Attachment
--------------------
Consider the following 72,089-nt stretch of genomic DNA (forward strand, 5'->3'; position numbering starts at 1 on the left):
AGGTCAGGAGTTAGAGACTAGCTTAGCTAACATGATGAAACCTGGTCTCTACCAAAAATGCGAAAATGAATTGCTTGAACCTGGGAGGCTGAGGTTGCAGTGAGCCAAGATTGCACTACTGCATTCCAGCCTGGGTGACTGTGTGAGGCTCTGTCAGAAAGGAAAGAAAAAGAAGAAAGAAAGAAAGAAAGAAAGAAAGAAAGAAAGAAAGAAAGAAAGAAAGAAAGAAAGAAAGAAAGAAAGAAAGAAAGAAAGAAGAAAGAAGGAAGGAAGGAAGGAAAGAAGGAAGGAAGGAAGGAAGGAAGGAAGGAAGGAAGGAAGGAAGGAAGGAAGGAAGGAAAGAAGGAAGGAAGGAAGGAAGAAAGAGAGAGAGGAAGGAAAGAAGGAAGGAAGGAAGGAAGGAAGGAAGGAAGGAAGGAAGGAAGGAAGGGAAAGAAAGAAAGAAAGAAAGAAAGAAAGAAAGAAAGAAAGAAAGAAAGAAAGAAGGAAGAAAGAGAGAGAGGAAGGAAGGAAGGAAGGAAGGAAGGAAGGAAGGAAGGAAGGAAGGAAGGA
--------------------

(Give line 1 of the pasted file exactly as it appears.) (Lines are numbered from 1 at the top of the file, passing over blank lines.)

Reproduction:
Consider the following 72,089-nt stretch of genomic DNA (forward strand, 5'->3'; position numbering starts at 1 on the left):